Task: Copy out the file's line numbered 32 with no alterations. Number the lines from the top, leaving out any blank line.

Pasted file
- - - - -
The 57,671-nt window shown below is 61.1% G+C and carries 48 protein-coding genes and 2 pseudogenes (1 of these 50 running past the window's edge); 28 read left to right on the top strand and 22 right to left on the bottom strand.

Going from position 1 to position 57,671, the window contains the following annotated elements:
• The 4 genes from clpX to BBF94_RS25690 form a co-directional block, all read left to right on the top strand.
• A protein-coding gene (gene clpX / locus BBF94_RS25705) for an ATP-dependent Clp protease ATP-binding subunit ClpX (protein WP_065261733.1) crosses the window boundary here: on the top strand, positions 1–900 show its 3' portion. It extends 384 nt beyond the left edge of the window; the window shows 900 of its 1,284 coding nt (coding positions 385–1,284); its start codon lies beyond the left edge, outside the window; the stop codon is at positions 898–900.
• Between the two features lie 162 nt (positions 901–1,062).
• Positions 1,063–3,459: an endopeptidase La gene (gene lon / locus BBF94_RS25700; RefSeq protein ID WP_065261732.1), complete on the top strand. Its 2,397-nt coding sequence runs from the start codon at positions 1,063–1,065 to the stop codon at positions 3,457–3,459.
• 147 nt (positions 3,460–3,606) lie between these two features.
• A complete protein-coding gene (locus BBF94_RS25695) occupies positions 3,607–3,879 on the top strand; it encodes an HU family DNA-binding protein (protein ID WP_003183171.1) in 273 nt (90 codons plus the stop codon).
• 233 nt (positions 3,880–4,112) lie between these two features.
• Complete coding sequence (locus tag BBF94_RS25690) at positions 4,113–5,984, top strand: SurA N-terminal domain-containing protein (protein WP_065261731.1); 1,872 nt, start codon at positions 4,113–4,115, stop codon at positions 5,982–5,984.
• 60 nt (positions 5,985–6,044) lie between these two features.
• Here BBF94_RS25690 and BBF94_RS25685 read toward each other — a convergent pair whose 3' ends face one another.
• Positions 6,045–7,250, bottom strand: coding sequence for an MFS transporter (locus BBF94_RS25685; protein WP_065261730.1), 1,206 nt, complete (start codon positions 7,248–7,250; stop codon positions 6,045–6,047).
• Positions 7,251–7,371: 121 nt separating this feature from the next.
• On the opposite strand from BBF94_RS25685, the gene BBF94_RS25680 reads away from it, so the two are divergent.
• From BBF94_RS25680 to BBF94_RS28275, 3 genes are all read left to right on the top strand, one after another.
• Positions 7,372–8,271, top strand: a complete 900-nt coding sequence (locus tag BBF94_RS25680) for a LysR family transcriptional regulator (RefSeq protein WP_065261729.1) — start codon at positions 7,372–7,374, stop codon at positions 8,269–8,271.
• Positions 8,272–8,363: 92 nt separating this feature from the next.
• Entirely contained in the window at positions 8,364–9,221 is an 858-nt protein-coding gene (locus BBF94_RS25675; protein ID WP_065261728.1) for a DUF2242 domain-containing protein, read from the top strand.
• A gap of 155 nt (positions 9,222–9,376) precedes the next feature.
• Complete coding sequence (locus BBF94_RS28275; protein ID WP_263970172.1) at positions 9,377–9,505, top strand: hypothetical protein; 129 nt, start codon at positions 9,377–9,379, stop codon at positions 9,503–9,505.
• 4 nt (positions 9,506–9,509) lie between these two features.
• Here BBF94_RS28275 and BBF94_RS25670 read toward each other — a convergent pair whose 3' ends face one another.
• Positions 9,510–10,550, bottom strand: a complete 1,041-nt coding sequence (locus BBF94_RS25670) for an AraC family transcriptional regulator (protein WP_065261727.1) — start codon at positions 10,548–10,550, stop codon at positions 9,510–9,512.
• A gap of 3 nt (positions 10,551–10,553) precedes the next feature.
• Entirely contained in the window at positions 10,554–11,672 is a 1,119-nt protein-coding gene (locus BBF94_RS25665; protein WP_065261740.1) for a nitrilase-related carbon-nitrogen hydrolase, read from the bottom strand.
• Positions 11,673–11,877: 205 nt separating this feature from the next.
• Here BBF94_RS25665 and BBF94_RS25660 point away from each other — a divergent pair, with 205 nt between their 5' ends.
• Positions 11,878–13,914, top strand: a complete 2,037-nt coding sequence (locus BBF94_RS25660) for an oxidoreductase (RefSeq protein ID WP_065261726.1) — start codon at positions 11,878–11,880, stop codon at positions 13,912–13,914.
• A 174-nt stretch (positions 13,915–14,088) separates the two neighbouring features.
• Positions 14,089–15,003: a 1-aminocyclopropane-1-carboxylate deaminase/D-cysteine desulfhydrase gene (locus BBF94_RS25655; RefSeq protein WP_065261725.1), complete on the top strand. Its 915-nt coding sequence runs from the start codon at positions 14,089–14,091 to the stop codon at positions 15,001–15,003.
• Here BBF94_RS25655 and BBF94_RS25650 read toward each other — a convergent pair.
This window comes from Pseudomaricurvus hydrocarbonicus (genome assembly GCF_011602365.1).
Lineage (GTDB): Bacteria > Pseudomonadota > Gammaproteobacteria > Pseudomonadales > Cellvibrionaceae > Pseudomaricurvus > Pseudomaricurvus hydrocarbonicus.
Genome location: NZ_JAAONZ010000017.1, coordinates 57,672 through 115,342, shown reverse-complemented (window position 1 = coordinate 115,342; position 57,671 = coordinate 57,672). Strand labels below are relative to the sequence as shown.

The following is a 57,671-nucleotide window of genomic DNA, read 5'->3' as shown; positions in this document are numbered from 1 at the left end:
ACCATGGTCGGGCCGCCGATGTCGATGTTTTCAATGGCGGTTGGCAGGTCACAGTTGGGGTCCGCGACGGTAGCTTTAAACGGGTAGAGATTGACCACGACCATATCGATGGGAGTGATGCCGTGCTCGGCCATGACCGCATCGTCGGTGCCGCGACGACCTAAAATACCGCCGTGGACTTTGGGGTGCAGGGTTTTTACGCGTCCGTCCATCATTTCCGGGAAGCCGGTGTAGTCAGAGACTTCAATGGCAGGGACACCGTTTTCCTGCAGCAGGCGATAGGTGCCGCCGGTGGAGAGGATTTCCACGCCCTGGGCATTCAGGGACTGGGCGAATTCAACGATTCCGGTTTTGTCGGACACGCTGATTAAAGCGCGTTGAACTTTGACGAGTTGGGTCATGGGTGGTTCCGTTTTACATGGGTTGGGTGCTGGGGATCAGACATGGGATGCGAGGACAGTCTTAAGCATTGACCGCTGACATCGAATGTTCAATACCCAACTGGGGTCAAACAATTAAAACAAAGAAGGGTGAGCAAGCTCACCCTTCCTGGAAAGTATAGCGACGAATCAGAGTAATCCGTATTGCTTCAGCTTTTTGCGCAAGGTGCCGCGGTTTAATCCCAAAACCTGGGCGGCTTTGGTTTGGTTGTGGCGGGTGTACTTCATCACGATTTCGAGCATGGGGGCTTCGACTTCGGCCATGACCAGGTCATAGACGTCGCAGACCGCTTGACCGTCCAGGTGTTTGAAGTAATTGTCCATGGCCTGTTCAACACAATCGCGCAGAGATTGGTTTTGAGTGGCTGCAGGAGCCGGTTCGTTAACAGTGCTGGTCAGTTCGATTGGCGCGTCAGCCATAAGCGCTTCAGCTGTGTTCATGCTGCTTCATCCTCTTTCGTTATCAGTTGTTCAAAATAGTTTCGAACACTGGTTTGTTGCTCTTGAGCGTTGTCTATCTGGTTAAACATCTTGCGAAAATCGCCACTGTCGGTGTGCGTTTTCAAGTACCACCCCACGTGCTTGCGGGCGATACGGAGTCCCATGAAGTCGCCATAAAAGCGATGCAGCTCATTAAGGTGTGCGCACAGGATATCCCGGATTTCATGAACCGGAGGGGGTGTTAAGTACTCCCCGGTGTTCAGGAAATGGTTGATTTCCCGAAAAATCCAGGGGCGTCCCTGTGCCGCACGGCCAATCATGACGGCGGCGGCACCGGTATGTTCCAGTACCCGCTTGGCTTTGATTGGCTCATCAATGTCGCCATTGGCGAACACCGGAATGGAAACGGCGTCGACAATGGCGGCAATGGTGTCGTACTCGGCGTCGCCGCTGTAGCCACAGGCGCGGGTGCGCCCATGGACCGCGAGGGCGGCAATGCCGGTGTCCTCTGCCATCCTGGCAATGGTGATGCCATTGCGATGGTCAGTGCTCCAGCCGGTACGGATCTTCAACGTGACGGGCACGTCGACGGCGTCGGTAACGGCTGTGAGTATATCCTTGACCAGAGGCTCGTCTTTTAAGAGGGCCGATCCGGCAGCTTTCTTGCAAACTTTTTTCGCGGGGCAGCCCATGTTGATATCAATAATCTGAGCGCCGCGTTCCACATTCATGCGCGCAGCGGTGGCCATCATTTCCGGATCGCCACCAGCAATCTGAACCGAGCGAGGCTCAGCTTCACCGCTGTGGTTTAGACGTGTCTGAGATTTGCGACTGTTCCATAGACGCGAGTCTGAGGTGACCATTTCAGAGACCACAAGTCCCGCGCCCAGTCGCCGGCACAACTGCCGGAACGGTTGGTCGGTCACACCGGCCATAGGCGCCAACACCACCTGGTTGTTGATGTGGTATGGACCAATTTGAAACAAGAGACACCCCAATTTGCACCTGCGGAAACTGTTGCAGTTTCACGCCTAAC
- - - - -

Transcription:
• Here BBF94_RS25655 and BBF94_RS25650 read toward each other — a convergent pair.